This is a very academic study (Princeton University Press 2011) of a very non-academic subject and the overall effect is a bit like Brechtian estrangement (Verfremdung): instead of portraits of godfathers who are, at the same time, chilling and charismatic, Varese offers correlations and statistical significance.
He works with a narrow definition of mafias as criminal organisations which offer protection (often willingly sought) backed up with the threat of violence. This makes mafias alternatives to the state - the organisation which in a given territory is able to claim a legitimate monopoly over the use of force to secure, when needed, life and property.
This contrast between private and public enforcement makes less surprising Varese's conclusion that mafias emerge and achieve success where there is a deficit of state power - where state organs are unable to protect markets and enforce debts and private groups step in to do so.
State organs may themselves operate like mafias providing "protection umbrellas" in return for bribes and retainers. This is what happens in contemporary China and once happened in "Tammany Hall" New York, making it hard for private mafias to break into the market.
On Varese's definition, the involvement of mafias in illegal rackets - alcohol, drugs, gambling, prostitution - is secondary to their main activity.
All mafia activities, if even half-way successful, generate large amounts of money and the most serious internal mafia disputes, often fatal for participants, seem to arise from free-lancing with community funds or even outright embezzlement. Varese documents this in his studies of Russian mafias.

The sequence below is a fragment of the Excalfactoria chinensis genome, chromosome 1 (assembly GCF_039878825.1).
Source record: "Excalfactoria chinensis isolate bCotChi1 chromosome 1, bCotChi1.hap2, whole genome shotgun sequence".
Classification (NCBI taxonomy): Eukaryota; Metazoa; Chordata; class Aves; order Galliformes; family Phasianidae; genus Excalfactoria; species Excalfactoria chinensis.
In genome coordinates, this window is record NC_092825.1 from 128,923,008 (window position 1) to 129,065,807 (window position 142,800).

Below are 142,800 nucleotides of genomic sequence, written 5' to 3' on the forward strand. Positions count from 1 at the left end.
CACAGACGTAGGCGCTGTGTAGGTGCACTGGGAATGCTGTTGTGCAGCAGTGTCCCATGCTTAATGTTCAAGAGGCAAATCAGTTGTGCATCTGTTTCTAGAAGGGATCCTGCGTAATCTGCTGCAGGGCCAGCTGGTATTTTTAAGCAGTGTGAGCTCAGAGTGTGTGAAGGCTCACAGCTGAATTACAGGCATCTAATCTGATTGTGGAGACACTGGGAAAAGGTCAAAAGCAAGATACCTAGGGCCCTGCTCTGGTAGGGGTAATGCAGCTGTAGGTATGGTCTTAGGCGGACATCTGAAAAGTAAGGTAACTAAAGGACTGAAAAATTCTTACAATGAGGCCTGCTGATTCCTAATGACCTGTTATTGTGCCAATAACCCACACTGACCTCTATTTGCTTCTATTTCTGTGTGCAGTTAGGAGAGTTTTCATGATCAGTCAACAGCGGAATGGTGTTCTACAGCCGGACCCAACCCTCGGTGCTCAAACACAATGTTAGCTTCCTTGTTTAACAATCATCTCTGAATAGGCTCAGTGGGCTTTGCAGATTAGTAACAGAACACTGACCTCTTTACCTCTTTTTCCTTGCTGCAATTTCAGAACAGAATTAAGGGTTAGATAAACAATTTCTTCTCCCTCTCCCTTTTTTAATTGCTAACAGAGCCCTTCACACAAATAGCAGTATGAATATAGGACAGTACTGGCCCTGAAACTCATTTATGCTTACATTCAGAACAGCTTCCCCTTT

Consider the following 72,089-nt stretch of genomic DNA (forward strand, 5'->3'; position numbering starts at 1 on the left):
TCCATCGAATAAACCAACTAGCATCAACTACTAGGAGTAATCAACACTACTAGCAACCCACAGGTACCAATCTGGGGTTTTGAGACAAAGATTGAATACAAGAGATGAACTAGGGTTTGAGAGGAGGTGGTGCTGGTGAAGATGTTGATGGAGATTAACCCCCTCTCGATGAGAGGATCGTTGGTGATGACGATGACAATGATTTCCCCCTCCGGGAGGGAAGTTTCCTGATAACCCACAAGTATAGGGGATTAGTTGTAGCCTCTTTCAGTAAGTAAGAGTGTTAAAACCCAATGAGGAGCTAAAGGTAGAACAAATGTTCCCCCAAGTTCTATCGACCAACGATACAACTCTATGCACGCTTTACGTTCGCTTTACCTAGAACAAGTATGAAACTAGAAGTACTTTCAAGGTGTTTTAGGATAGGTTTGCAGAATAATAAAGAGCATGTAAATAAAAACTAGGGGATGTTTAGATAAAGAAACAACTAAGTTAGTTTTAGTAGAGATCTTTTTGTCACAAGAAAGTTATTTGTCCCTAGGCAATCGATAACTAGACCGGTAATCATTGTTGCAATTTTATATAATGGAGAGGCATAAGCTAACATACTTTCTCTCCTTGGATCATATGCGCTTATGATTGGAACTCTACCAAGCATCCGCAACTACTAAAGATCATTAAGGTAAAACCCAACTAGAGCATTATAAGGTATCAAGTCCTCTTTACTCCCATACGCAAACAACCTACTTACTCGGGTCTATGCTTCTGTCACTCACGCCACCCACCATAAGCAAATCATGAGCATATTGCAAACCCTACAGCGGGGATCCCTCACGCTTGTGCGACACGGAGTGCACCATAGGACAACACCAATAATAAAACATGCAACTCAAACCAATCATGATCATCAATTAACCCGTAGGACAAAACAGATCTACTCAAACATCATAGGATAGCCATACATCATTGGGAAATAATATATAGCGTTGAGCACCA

As the title of his book indicates, his specific focus is on mafia mobility. He concludes that mafias are very much linked to a territory (just like ordinary state authorities) where they know everyone who matters, who can be trusted and who can't. They do not migrate voluntarily, only to escape state authorities or rival mobs. And when they do migrate, they are not always successful in establishing themselves in a new territory. The sub-title of the book is a bit misleading: "How Organised Crime Conquers New Territories". Varese's conclusion is that quite often, they don't - which is less sensational than the sub-title implies.
If you can bear the prose, Varese's book is interesting and his field research demonstrates personal courage.
But Varese does rather confirm a feeling I have that, nowadays, much of the best research we have is done not by academics but by serious investigative journalists. In my own recent reading, I would single out Barbara Demick's, Nothing to Envy: Real Lives in North Korea (Granta 2010) as a book which provides a mass of data in the context of a narrative at once sophisticated and compelling. It ought to be possible to write many books about the world's many mafias which achive that combination.
Originally published on my Blog, The Best I can Do